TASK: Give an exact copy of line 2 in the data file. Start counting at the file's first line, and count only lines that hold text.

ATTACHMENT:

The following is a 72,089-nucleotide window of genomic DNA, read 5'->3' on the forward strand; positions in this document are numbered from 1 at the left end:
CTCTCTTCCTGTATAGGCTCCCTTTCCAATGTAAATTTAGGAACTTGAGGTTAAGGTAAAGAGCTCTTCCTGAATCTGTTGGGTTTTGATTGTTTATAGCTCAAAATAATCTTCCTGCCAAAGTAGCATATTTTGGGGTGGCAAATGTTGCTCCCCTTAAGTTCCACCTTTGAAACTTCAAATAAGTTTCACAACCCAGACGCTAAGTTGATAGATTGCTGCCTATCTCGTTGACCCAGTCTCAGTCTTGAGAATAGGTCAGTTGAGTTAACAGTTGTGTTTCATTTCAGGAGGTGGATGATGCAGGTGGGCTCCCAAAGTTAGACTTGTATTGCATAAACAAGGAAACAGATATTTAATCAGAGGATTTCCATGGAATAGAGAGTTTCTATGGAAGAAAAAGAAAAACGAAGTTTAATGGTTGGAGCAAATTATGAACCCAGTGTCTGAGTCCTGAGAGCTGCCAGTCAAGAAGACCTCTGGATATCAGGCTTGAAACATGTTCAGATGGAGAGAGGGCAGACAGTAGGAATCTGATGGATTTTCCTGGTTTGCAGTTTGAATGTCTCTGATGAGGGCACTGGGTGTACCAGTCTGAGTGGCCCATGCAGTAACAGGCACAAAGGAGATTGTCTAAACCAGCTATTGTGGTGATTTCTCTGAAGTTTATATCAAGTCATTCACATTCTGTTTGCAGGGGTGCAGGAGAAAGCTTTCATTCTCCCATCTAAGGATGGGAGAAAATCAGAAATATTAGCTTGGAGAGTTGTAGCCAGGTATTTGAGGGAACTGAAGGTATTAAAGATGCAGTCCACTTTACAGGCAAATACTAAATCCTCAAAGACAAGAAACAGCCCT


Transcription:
CTCTCTTCCTGTATAGGCTCCCTTTCCAATGTAAATTTAGGAACTTGAGGTTAAGGTAAAGAGCTCTTCCTGAATCTGTTGGGTTTTGATTGTTTATAGCTCAAAATAATCTTCCTGCCAAAGTAGCATATTTTGGGGTGGCAAATGTTGCTCCCCTTAAGTTCCACCTTTGAAACTTCAAATAAGTTTCACAACCCAGACGCTAAGTTGATAGATTGCTGCCTATCTCGTTGACCCAGTCTCAGTCTTGAGAATAGGTCAGTTGAGTTAACAGTTGTGTTTCATTTCAGGAGGTGGATGATGCAGGTGGGCTCCCAAAGTTAGACTTGTATTGCATAAACAAGGAAACAGATATTTAATCAGAGGATTTCCATGGAATAGAGAGTTTCTATGGAAGAAAAAGAAAAACGAAGTTTAATGGTTGGAGCAAATTATGAACCCAGTGTCTGAGTCCTGAGAGCTGCCAGTCAAGAAGACCTCTGGATATCAGGCTTGAAACATGTTCAGATGGAGAGAGGGCAGACAGTAGGAATCTGATGGATTTTCCTGGTTTGCAGTTTGAATGTCTCTGATGAGGGCACTGGGTGTACCAGTCTGAGTGGCCCATGCAGTAACAGGCACAAAGGAGATTGTCTAAACCAGCTATTGTGGTGATTTCTCTGAAGTTTATATCAAGTCATTCACATTCTGTTTGCAGGGGTGCAGGAGAAAGCTTTCATTCTCCCATCTAAGGATGGGAGAAAATCAGAAATATTAGCTTGGAGAGTTGTAGCCAGGTATTTGAGGGAACTGAAGGTATTAAAGATGCAGTCCACTTTACAGGCAAATACTAAATCCTCAAAGACAAGAAACAGCCCT